Schwenker

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Schwenk crew on duty
Schwenker-tripod from the smithy

Schwenker is a local term from the German state of Saarland, the Mosel Valley and big parts of Rheinland Pfalz and is used in three ways, all relating to the same grilled meat:[1]

  1. Schwenker or Schwenkbraten is a marinated pork neck steak which originates from the Saarland (known there as Schwenksteak) and is grilled on a Schwenker (2). Normally either a green herb or red paprika marinade is used when preparing Schwenkbraten. Traditionally, Schwenkbraten is made of pork, but turkey variants have also become popular recently. Schwenkbraten are about the size of a hand in length and width and are about 1 cm to 3 cm thick.
  2. A Schwenker is a grill on which the Schwenker steak typically is grilled. The Schwenker consists of a fire bowl (or just the camp fire) and a swinging grill hung from a tripod or in fewer cases from a gallows-like structure. Schwenkers are sometimes created from various handy materials in an impromptu fashion, but “Schwenk-Grills” can be purchased in local supermarkets, and in DIY stores.[2]
  3. A person who operates the Schwenker grill is also called Schwenker or less frequently, Schwenkermeister.[3]

Grilling is done over an open beech wood fire. Charcoal is sometimes used, but that is regarded as sub-standard because the beech smoke is considered to be an important part of the process. Gas-fueled grills are never used (except in commercial snack bars).

Beside the Schwenker (1), also sausages (German bratwurst and French merguez), different vegetables (such as bell peppers), Brötchen (German bread rolls German cuisine), baguette (French type of bread) with garlic butter, potatoes and feta cheese (the latter three protected in aluminium foil) may be grilled.

Various side salads (usually a pasta (typically fusilli or spiralini) salad, a potato salad and a green salad), and baguette or even better Flutes are served with Schwenker. Many prefer specific beers (preferably a pils by one of the local breweries) with their Schwenker.

Brief history[edit]

Legend has it that this style of cooking came to the region from South America. The region's Agate cutters had to travel further afield for their supplies as the local deposits became worked out in the early 19th Century and it is said that they enjoyed the Churrascaria they found in Brazil. The main similarity is that large chunks of meat are cooked over an open fire and served with vegetables.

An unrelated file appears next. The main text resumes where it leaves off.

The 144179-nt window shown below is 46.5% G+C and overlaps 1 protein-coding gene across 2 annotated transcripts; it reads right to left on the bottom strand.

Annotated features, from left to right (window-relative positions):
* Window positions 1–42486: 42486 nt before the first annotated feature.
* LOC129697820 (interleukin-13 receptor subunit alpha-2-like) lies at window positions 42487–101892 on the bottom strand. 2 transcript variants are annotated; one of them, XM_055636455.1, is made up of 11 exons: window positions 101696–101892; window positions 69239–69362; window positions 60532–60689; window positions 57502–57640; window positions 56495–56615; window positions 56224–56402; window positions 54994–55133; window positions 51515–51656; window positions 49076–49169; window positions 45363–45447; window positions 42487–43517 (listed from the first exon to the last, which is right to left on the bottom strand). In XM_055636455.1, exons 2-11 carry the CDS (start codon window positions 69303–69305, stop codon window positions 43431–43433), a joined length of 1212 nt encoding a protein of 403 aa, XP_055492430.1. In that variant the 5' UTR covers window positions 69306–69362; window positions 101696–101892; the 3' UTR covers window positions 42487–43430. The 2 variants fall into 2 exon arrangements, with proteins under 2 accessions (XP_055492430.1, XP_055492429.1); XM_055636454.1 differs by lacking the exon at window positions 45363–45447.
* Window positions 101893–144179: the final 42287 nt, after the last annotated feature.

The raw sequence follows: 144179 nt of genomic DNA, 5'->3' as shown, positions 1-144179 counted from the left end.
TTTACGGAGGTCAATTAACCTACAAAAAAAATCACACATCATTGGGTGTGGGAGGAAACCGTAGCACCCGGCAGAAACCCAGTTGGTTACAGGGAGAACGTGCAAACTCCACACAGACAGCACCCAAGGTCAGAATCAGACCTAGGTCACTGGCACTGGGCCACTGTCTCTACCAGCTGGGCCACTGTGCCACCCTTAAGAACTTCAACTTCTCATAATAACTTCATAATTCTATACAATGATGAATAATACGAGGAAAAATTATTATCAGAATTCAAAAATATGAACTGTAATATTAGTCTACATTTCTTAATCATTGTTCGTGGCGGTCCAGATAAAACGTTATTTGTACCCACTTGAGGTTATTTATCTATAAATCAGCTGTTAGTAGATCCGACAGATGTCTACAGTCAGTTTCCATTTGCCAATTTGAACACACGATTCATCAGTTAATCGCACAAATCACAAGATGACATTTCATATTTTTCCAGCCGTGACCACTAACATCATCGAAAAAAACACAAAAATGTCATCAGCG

The process of grilling the Schwenker is known as “Schwenken”, which not only describes the grilling process itself but also the social event which surrounds the grilling activity. In Saarland one would not be invited to a barbecue, but would instead be invited “Schwenken”.

Related dishes[edit]

In the nearby Hunsrück district of Rhineland-Palatinate, the local speciality Spießbraten is often served along with or instead of Schwenker. Raw meat, most usually pork neck or loin but sometimes also beef is marinated in a mixture of onions, salt and pepper for several hours. The meat is then roasted over an open beech log fire and served with potatoes and grated radish or seasoned cabbage. This is carried out in a similar manner to Schwenker, on a large grill resembling a wheel hanging down above the fire. The wheel is rotated slowly over the fire to ensure even cooking.

A dish beyond borders[edit]

Swinging grills and the aforementioned cuts are gaining popularity. If it's true that the Germans brought it from Brazil, it's also true that Americans brought it back to the U.S.A.[citation needed] USAF "AMMO" troops stationed at Morbach/Wenigerath Non-nuclear Munitions Storage Area (1950's to early 1990's) enjoyed occasional "End of the Road" parties at a picnic area located at the entrance to their "Bomb Dump." The main ingredient to the parties (aside from the Bitburger beer) were ample amounts of Schwenkbratens: known by the AMMO troops as "Schwenks." A very welcome term was the sentence: "Schwenks and Bits at the end of the road after Commanders Call!" Spießbraten was often used. Many AMMO troops and other service members brought this cooking process back to the States with them.

It is popular at beer festivals and other outdoor events and is also served in local restaurants, frequently accompanied with bratkartoffeln (sliced fried potatoes), onions and sweet cucumber.

For many years the town of Idar-Oberstein hosted an annual Spießbraten Festival.

References[edit]

  1. ^ Prichep, Deena (2012-08-16). "Creating A Schwenker World, One Backyard Grill At A Time". npr.org. National Public Radio. Retrieved August 16, 2012. 
  2. ^ McGavin, Jennifer. "Grilling on a German Schwenker". About.com. Retrieved 24 September 2013. 
  3. ^ "Barbecues Around the World: Germany’s “Grillen” Barbecue". Bbqbarbecues. Retrieved 24 September 2013. 

External links[edit]

  • SchwenkTheWorld. Foundation from Saarland which spreads the Schwenk culture all over the world by nominating ambassadors for each country.